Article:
What does the climate equity landscape look like after COP 21 has settled the main features of a new international climate regime? And what lessons can we learn about lasting solutions from transitional justice settlements in other fields?

Over the last year Climate Strategies has been running a project to evaluate the lessons that peace and reconciliation processes, and transitional justice experiences more generally, may have for the Paris climate regime. At the “Equity after Paris” workshop on Wednesday, 18th of May 2016, key participants in the project described the progress so far, a range of transitional justice tools and their potential policy relevance, and the project’s emerging conclusions.  Comments and participation were invited from the stakeholders and experienced participants from the climate negotiations, to be taken on board for the final project report.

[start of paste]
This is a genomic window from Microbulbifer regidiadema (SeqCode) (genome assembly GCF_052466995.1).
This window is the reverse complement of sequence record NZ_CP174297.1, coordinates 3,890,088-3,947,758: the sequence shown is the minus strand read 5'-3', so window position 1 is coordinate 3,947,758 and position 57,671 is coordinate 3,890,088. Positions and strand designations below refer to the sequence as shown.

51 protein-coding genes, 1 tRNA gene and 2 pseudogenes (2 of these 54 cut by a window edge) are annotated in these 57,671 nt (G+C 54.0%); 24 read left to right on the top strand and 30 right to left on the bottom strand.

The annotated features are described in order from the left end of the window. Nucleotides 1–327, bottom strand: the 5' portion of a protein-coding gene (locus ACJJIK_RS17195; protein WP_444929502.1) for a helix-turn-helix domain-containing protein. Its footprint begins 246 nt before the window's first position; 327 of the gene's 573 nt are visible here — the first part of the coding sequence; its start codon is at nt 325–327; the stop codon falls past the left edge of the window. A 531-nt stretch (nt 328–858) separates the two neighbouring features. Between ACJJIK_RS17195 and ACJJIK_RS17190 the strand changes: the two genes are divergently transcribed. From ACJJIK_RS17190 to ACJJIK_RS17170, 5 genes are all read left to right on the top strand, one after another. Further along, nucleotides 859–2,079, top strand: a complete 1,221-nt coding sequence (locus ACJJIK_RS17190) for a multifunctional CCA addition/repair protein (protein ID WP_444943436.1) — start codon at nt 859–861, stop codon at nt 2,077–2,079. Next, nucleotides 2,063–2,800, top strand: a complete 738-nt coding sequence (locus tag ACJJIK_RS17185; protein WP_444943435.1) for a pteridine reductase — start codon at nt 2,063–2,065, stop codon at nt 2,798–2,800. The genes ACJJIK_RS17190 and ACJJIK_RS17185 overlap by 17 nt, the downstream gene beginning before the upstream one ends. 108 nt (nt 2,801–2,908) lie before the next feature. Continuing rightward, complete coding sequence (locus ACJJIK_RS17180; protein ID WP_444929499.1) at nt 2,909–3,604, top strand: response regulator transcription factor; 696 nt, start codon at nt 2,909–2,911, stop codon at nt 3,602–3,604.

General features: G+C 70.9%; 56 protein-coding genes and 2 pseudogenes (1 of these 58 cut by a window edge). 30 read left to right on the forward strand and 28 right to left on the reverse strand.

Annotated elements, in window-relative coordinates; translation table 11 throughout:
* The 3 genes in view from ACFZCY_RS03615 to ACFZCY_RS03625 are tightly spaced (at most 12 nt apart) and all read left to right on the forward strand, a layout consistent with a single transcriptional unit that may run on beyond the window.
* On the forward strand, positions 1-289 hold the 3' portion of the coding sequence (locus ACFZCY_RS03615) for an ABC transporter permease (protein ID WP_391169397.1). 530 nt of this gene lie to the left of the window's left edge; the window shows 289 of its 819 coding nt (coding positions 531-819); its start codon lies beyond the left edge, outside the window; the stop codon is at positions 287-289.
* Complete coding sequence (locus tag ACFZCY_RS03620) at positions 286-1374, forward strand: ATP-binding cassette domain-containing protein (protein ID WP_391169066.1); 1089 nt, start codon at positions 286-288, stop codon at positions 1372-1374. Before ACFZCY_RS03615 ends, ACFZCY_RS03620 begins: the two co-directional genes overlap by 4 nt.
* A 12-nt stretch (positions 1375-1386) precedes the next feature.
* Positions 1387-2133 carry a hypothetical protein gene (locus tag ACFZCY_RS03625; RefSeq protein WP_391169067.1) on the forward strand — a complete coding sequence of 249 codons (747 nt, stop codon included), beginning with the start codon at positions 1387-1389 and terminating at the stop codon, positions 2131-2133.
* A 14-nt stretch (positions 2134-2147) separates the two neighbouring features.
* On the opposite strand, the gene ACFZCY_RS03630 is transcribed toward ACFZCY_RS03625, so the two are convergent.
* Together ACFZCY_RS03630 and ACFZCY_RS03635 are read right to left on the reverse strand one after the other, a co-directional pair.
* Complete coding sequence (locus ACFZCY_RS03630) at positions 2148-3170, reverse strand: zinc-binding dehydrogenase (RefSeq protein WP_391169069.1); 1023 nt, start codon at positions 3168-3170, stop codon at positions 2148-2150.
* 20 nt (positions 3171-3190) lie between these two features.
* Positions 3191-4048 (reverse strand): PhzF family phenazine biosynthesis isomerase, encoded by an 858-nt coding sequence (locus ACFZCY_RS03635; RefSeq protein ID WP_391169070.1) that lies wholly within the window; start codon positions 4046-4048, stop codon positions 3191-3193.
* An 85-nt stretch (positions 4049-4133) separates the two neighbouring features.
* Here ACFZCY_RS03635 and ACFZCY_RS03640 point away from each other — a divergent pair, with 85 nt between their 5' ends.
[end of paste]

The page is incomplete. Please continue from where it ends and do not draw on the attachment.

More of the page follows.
This workshop was the third of a series organised by Climate Strategies for the project ‘Evaluating peace and reconciliation to address historical responsibility within international climate negotiations’, supported by the KR Foundation. The first two workshops were conducted in partnership with the Hague Institute for Global Justice and the Konrad Adenauer Stiftung respectively, together with experts from both transitional justice and climate communities. This workshop is organised in collaboration with the Centre for Development Research (ZEF).